As we enter lockdown conditions once more, the Victims’ Commissioner blogs on the lessons that must be learned from the Spring lockdown.
Today marks the beginning of lockdown No 2. It will be difficult, but many of us may be better positioned to deal with these strict conditions than we were eight months ago. However, for many, as we now know doubly clearly after the experience of lockdown No 1, staying at home is more than a temporary hardship – it can be downright dangerous.
When we first went into lockdown, those of us working in the victim sector correctly identified the dangers of being socially isolated and the added vulnerability of many people once they were cut off from normal social contact.
We feared those living under the shadow of domestic abuse, sharing a home with a violent and controlling partner, would not be able to get help. Those who were unable to speak out, children and the elderly, could also face abuse without the usual safeguards of neighbours, teachers and friends.
With communities living with the tension of lockdown and fear of the virus, reports of anti-social behaviour were going to rise. Cyber criminals seized the opportunity to prey on the vulnerable, knowing their isolation made them more susceptible.
Sadly, our predictions were right. It is to the government’s credit that they, too, recognised the risks – or “hidden harms” – of lockdown and gave additional funds to victim support services to enable them to cope. But this extra money was slow to come with the delays and frustrations endemic in Whitehall funding mechanisms and, crucially, it was cash that only covered a short period of time.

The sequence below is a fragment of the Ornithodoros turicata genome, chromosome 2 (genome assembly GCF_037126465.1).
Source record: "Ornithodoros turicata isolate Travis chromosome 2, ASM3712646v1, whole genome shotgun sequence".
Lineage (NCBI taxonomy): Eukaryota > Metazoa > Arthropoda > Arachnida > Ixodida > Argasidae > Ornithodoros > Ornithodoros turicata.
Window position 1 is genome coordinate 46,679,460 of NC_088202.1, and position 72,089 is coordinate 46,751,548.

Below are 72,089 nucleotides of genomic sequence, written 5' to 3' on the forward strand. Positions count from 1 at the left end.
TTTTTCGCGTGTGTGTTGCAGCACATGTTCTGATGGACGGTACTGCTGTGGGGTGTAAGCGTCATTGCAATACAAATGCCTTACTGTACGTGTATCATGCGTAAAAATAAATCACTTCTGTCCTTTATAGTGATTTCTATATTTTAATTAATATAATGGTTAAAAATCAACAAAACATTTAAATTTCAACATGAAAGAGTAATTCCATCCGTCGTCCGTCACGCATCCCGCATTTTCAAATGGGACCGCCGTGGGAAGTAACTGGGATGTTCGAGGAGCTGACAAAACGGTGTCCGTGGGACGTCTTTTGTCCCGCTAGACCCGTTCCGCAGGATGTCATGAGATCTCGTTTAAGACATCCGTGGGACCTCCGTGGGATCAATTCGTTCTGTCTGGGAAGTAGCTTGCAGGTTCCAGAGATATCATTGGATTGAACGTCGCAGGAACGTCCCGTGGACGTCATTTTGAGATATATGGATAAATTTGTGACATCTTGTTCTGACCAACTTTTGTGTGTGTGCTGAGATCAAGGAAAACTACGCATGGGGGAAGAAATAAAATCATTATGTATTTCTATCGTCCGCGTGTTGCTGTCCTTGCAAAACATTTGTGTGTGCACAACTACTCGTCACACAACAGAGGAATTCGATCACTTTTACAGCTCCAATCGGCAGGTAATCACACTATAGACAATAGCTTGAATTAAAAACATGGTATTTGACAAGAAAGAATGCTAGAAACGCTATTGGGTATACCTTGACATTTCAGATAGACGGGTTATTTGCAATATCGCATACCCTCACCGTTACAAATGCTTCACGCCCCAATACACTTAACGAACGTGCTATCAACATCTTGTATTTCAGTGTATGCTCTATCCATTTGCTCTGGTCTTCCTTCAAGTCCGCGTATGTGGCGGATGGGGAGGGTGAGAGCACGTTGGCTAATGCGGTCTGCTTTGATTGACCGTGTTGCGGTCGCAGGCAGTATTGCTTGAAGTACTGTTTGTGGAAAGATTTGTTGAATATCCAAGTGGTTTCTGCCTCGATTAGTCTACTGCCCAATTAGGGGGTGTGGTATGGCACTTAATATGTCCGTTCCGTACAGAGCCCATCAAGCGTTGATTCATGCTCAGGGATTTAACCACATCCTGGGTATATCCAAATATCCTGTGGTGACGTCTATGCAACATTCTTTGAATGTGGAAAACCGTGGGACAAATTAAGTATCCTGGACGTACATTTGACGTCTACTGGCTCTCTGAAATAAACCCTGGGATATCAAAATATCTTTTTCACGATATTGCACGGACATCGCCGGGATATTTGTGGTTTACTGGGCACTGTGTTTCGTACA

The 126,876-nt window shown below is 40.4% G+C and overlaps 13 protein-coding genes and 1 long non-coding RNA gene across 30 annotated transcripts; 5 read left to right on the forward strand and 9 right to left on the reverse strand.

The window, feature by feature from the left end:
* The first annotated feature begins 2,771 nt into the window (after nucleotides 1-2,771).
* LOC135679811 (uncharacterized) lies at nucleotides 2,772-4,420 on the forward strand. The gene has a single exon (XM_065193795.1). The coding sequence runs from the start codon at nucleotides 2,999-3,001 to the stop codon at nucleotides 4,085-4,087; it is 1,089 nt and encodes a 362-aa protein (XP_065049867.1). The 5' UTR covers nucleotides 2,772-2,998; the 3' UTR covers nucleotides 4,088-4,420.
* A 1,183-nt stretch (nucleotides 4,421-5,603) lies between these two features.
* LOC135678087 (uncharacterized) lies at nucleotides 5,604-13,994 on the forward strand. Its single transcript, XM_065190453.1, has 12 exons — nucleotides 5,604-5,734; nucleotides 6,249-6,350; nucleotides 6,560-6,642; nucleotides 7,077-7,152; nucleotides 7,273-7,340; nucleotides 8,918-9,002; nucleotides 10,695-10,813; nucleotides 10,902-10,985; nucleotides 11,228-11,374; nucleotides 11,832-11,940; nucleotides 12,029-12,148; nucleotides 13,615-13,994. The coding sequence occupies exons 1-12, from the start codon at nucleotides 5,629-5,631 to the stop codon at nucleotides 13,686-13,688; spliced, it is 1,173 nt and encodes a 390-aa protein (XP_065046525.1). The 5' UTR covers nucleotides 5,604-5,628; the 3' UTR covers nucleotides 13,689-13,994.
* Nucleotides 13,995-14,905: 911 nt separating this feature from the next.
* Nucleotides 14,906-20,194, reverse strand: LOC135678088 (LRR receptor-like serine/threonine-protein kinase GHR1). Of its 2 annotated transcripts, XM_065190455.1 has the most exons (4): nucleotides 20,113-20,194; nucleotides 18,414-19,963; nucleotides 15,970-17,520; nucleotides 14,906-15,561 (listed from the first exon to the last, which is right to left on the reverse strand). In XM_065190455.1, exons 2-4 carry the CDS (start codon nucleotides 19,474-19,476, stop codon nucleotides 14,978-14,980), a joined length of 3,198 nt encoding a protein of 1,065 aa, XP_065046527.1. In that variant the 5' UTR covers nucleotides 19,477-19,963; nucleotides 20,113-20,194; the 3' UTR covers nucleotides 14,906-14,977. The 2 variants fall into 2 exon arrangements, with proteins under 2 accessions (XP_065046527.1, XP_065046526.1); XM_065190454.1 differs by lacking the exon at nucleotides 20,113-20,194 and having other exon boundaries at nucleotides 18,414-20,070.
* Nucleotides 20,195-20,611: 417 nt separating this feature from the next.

Wales embarked upon its “circuit breaker” lockdown nearly two weeks ago and, talking to Welsh colleagues, the pattern of events is depressingly predictable. There has been a sharp drop in contact from victims of domestic abuse, presumably they feel they can only suffer in silence until restrictions are lifted.
It is vital that we act quickly and send a clear message through the press and social media that the police and victim services are fully working. Lockdown will not stop them. We need to echo what the Prime Minister said, that victims and survivors of all crime can leave their homes and access support “to escape injury or harm”. Measures can and will be out in place to protect them if they seek help. Let me repeat that: victims are allowed to break lock down if they feel they are in danger.
These messages must be repeated time and again, locally and nationally. Professionals who deal with the public, including social workers, teachers, medical workers, must also pass this message on. And those who are working on track and trace must also be trained to recognise the signs and ask the right questions, so that they too can alert the authorities if they have concerns.
During the last lockdown period, swift action from the government helped to ensure vital funds were made available to victim services, particularly domestic abuse. And there was a significant growth in public awareness as a result of the You Are Not Alone campaign.
Together with Domestic Abuse Commissioner, Nicole Jacobs, I am calling on the Ministry of Justice to provide a second round of extraordinary funding due to the ongoing COVID-19 pandemic to support services through to the end of the financial year.
We who work with victims are going into this lockdown with our eyes wide open. Let’s make sure our messaging is equally clear. Charities are working, helplines are live, refuges available and victims are not alone.